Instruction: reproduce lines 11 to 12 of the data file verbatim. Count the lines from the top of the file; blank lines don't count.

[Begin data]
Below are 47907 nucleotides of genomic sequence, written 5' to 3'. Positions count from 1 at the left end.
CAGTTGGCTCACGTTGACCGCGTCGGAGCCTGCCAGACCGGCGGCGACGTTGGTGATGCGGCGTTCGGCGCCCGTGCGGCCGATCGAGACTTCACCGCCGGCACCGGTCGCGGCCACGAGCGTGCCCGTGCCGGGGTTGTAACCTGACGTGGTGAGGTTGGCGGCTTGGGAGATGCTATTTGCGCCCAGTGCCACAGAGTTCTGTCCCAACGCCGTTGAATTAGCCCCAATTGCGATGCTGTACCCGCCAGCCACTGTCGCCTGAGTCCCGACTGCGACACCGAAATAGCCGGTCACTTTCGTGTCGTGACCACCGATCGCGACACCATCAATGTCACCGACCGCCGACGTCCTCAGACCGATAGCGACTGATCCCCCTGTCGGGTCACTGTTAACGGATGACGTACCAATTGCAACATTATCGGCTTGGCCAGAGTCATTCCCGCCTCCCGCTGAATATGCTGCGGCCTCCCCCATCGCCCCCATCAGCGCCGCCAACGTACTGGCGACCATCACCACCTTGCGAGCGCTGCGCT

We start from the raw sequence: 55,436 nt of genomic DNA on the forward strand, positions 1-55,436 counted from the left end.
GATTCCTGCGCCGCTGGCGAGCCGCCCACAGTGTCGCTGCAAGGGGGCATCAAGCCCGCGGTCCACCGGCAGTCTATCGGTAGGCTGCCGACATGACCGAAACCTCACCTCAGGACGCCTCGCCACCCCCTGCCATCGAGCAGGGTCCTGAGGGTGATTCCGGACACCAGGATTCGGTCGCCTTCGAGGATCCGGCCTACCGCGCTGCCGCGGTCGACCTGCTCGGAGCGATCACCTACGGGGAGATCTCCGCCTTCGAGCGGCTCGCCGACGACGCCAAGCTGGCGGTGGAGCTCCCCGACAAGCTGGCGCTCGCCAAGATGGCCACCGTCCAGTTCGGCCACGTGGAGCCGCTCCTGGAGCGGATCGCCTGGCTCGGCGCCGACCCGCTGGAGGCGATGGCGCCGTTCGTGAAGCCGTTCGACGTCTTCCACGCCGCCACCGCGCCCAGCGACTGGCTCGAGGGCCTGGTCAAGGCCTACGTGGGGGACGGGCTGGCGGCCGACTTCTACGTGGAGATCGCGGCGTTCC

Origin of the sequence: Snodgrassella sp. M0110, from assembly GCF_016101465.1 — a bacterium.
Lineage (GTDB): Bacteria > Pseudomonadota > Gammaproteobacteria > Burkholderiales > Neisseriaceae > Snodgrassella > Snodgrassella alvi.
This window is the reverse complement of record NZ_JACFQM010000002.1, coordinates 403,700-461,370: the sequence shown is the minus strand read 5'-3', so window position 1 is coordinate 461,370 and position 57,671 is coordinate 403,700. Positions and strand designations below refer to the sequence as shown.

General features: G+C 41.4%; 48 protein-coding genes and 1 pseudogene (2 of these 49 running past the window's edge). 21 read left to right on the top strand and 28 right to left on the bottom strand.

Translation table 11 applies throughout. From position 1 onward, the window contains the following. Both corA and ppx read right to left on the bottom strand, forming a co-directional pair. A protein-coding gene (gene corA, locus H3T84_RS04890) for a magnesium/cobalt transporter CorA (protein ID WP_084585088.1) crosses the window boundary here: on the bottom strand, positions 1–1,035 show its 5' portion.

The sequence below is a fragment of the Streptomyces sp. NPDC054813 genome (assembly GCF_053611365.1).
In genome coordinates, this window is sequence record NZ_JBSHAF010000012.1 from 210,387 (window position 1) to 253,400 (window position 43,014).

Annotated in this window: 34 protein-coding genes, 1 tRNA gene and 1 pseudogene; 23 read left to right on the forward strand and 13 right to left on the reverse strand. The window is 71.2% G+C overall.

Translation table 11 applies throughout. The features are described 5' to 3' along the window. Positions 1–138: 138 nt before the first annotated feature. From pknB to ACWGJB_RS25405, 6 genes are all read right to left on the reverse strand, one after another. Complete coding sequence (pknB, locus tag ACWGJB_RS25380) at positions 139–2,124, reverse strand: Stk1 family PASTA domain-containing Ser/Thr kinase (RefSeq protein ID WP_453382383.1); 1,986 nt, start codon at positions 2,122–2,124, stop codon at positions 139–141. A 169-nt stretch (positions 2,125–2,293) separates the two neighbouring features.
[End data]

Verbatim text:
In genome coordinates, this window is sequence record NZ_JBSHAF010000012.1 from 210,387 (window position 1) to 253,400 (window position 43,014).

Annotated in this window: 34 protein-coding genes, 1 tRNA gene and 1 pseudogene; 23 read left to right on the forward strand and 13 right to left on the reverse strand. The window is 71.2% G+C overall.